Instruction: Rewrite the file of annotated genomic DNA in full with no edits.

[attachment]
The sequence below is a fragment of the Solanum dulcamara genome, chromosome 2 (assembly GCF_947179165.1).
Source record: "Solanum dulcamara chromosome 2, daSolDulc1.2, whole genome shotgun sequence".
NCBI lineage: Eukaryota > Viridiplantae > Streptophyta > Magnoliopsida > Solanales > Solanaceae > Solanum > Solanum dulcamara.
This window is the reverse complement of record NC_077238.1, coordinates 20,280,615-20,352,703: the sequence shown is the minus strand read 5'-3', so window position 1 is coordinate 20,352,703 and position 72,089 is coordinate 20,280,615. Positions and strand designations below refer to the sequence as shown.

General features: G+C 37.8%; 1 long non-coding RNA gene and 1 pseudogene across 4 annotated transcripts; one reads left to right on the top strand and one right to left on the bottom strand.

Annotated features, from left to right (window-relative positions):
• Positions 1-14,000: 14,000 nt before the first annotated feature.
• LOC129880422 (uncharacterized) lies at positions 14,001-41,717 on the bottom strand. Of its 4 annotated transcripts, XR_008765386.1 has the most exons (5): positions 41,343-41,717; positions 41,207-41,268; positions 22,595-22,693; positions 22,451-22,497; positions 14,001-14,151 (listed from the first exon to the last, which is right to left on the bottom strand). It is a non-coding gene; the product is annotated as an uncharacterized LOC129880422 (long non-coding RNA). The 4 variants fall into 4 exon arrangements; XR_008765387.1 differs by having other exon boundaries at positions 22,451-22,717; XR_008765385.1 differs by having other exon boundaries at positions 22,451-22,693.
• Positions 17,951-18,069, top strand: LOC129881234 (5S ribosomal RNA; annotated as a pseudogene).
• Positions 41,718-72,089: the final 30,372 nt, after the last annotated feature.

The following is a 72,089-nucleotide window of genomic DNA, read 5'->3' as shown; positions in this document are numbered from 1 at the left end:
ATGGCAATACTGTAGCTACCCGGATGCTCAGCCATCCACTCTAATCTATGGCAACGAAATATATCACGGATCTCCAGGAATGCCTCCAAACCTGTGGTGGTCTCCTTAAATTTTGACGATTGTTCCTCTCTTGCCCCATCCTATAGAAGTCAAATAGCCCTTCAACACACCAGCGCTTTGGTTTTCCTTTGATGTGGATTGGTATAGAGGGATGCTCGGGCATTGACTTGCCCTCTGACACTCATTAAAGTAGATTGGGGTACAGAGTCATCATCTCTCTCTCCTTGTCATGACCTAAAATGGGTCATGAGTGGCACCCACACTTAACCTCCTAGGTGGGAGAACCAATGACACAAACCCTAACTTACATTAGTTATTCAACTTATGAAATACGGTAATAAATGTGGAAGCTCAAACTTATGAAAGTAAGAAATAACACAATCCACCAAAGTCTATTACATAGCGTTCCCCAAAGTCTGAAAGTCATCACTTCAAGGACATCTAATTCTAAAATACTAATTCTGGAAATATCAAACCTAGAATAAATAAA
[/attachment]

The sequence below is a fragment of the Solanum dulcamara genome, chromosome 2 (assembly GCF_947179165.1).
Source record: "Solanum dulcamara chromosome 2, daSolDulc1.2, whole genome shotgun sequence".
NCBI lineage: Eukaryota > Viridiplantae > Streptophyta > Magnoliopsida > Solanales > Solanaceae > Solanum > Solanum dulcamara.
This window is the reverse complement of record NC_077238.1, coordinates 20,280,615-20,352,703: the sequence shown is the minus strand read 5'-3', so window position 1 is coordinate 20,352,703 and position 72,089 is coordinate 20,280,615. Positions and strand designations below refer to the sequence as shown.

General features: G+C 37.8%; 1 long non-coding RNA gene and 1 pseudogene across 4 annotated transcripts; one reads left to right on the top strand and one right to left on the bottom strand.

Annotated features, from left to right (window-relative positions):
• Positions 1-14,000: 14,000 nt before the first annotated feature.
• LOC129880422 (uncharacterized) lies at positions 14,001-41,717 on the bottom strand. Of its 4 annotated transcripts, XR_008765386.1 has the most exons (5): positions 41,343-41,717; positions 41,207-41,268; positions 22,595-22,693; positions 22,451-22,497; positions 14,001-14,151 (listed from the first exon to the last, which is right to left on the bottom strand). It is a non-coding gene; the product is annotated as an uncharacterized LOC129880422 (long non-coding RNA). The 4 variants fall into 4 exon arrangements; XR_008765387.1 differs by having other exon boundaries at positions 22,451-22,717; XR_008765385.1 differs by having other exon boundaries at positions 22,451-22,693.
• Positions 17,951-18,069, top strand: LOC129881234 (5S ribosomal RNA; annotated as a pseudogene).
• Positions 41,718-72,089: the final 30,372 nt, after the last annotated feature.

The following is a 72,089-nucleotide window of genomic DNA, read 5'->3' as shown; positions in this document are numbered from 1 at the left end:
ATGGCAATACTGTAGCTACCCGGATGCTCAGCCATCCACTCTAATCTATGGCAACGAAATATATCACGGATCTCCAGGAATGCCTCCAAACCTGTGGTGGTCTCCTTAAATTTTGACGATTGTTCCTCTCTTGCCCCATCCTATAGAAGTCAAATAGCCCTTCAACACACCAGCGCTTTGGTTTTCCTTTGATGTGGATTGGTATAGAGGGATGCTCGGGCATTGACTTGCCCTCTGACACTCATTAAAGTAGATTGGGGTACAGAGTCATCATCTCTCTCTCCTTGTCATGACCTAAAATGGGTCATGAGTGGCACCCACACTTAACCTCCTAGGTGGGAGAACCAATGACACAAACCCTAACTTACATTAGTTATTCAACTTATGAAATACGGTAATAAATGTGGAAGCTCAAACTTATGAAAGTAAGAAATAACACAATCCACCAAAGTCTATTACATAGCGTTCCCCAAAGTCTGAAAGTCATCACTTCAAGGACATCTAATTCTAAAATACTAATTCTGGAAATATCAAACCTAGAATAAATAAA